For the Love of Spock.jpg

Studio:       Gravitas Ventures
Director:    Adam Nimoy
Writer:       Adam Nimoy
Producer:  Joseph Kornbrodt, Kevin Layne, David Zappone
Stars:     Leonard Nimoy, J.J. Abrams, Walter Koenig, Nicholas Meyer, Julie Nimoy, Mel Nimoy, Jim Parsons, Simon Pegg, Zachary Quinto, William Shatner, George Takei, Neil deGrasse Tyson

Review Score:


Leonard Nimoy’s friends, family, and costars reflect on the influence of both the actor and his iconic character Spock.



“For the Love of Spock” was initially conceived to celebrate the character of Spock as part of the then upcoming 50th anniversary of “Star Trek” in 2016.  With Leonard Nimoy’s death in 2015, the beloved actor’s filmmaker son Adam Nimoy refocused the project to include more reflections on Leonard as a person, and on their hill and valley relationship as father and son.

What comes out in the wash is nothing like a niche cornucopia of Trek-related trivia.  Devoted trekkers already know nitty gritty details about things like the “live long and prosper” greeting anyway.  That knowledge probably includes familiarity with much of the archival interview footage used, too.

Neither is the film a TMZ tell-all.  While the existence of warts is peripherally acknowledged, “For the Love of Spock” is vague on whether Leonard Nimoy even had dirty laundry, much less interested in clipping it with clothespins for public consumption.

Releasing one year after Nimoy’s death, “For the Love of Spock” couldn’t, and really shouldn’t, be those things.  That’s not what his admirers want or need.  Instead, “For the Love of Spock” is a tribute.  And as a monument to the man Leonard Nimoy, the myth of Mr. Spock, and the legend of how the former’s fact intersects with the latter’s fiction, the film is absolutely on point.

The usual suspects of interviewees paint broad strokes of Leonard personally and professionally.  Every surviving primary cast member from the original “Star Trek” series is featured, some more than others, as are actors from the reboot films, who provide a boost to contemporary appeal.  Adam Nimoy is joined by sister Julie and uncle Mel to offer insight on the family side of things.

What’s curious about the profile of Leonard’s history is how many vacancies exist in recaps of his timeline.  Leonard’s first wife for instance, is effectively red-shirted, never once identified by name despite being married to Leonard for 32 years and giving birth to the documentary’s director.

The professional part of Nimoy’s life sees similarly glaring omissions.  “Star Trek III: The Search for Spock” bears the titular character in its subtitle and was Nimoy’s feature film directorial debut.  Yet it too is oddly not mentioned directly.

The scope of any 83-year-old person’s life, much less Leonard Nimoy’s, is never going to be completely captured in a 105-minute retrospective.  Though deleting crucial personalities and major milestones only to include non-sequitur segments such as Kirk/Spock slash fiction seems a misbalance of importance in the documentary’s core concept.

Ambiguity extends to Adam Nimoy’s references of friction with his father.  As the world saw more of Mr. Spock, Leonard’s children saw less of their father.  Discord continued into adulthood for Adam, though specifics of strife between the two Nimoy men is left up in the air.  Adam twice mentions “old issues” without detailing what those issues were.  Blanks can be filled in somewhat from admissions of addiction on both parts, but more directness about the details would cut the cord of frustration over keeping skeletons hidden so deep in the closet.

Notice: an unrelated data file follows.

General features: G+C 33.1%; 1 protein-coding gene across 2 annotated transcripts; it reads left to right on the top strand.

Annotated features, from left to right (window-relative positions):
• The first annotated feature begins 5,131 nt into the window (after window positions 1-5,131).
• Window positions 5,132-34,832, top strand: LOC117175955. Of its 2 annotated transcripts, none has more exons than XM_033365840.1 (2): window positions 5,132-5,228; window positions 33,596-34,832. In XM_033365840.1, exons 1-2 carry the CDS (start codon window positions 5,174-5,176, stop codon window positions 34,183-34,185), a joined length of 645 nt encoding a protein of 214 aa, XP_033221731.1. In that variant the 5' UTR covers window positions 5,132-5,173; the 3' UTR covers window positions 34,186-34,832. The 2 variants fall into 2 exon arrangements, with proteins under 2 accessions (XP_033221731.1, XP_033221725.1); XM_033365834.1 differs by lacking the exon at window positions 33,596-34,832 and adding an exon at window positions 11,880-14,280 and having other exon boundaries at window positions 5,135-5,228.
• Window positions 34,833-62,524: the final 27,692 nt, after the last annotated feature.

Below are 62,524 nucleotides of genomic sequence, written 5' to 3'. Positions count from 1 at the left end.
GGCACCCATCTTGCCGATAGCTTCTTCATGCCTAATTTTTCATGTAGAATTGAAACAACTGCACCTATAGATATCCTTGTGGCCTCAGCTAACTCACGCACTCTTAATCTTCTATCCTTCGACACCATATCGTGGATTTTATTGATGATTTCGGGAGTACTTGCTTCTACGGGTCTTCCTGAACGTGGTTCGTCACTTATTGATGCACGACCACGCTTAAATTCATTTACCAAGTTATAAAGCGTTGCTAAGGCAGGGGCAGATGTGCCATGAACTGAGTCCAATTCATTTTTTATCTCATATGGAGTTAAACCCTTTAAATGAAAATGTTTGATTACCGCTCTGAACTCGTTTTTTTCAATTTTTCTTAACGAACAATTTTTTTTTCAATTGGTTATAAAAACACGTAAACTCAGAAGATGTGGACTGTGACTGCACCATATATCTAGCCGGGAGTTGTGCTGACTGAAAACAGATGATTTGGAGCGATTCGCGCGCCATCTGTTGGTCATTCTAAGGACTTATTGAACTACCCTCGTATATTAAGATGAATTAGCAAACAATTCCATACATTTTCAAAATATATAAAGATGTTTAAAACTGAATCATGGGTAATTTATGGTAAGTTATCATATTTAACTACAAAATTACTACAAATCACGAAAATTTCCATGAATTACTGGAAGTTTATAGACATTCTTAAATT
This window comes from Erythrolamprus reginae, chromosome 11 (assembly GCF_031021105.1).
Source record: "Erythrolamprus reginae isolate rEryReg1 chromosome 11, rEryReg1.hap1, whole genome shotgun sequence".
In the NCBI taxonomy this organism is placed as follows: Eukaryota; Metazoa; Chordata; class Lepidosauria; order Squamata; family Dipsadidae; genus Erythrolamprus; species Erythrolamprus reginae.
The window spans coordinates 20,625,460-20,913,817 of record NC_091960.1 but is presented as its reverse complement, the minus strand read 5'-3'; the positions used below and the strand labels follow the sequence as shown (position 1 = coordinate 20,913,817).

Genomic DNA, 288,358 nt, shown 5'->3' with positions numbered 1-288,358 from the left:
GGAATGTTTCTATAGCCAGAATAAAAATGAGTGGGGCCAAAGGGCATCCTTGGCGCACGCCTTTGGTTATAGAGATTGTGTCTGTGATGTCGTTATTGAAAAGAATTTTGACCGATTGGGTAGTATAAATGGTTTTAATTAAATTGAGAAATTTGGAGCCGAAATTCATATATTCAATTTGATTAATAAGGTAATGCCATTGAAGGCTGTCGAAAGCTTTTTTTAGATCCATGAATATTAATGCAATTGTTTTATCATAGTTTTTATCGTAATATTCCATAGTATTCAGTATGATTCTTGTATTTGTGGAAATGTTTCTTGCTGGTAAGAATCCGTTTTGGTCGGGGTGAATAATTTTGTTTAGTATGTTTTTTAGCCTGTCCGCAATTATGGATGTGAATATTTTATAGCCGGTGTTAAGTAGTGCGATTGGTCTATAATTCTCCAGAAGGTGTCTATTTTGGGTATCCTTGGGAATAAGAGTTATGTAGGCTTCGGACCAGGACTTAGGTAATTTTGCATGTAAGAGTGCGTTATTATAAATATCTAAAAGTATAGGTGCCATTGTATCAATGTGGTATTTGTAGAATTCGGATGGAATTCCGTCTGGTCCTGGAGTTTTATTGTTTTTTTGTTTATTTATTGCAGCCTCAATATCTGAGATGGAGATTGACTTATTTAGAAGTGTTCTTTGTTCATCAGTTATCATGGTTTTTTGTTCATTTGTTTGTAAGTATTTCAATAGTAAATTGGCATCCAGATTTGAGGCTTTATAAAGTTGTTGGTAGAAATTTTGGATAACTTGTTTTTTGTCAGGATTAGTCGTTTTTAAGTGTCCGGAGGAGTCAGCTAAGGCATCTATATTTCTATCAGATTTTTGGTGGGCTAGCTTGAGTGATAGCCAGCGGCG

It’s not about being an exposé.  It’s about comprehending the complexities between Leonard and Adam.  One could argue that their conflict’s context isn’t anyone else’s business.  Another could counter that knowing the background is essential to understanding how they rebuilt their relationship, a prime tenet of the documentary’s throughline.

Eyebrow-raising exclusions and occlusions like these would earn different documentaries more unfavorable criticism.  The reason they are less detrimental here is because as “For the Love of Spock” progresses, an impression of Leonard Nimoy forms from something much more insightful than empirical numbers and names could ever impart.

The audience’s sense of the actor is filtered not through facts but through fondness from how those in his intimate circles perceived him.  Anecdotes and remembrances recall Nimoy’s creativity as an artist, his influence as an icon, and the love friends, fans, and family members still hold for him as a human.

Try to remain dry-eyed during a replay of the legendary “Wrath of Khan” death scene, now fraught with new subtext related to Nimoy’s own passing.  Try not to smile at the story of a once disapproving father proudly hanging a Spock photo in his Boston barber shop, where eager children asked for a “Spock cut” likely without knowing who was taking scissors to their hair.

“For the Love of Spock” is honorable and heartwarming without stroking too much sugary sentimentality.  Idealistic, perhaps.  But the presentation makes a fitting showcase for how Leonard Nimoy ought to be remembered at a time when the world is losing too many of its idols through death or disgrace.

It shouldn’t be possible to pull more facts from a celebrity’s Wikipedia page than from a documentary rooted in that person’s life.  Such is the case with Leonard Nimoy and “For the Love of Spock,” however.  Being unconcerned with fulfilling the function of strict biography, the movie might not be exactly what fans expect.  But given the timing of its arrival, the film is precisely the portrait of Nimoy that we all deserve.

Review Score:  80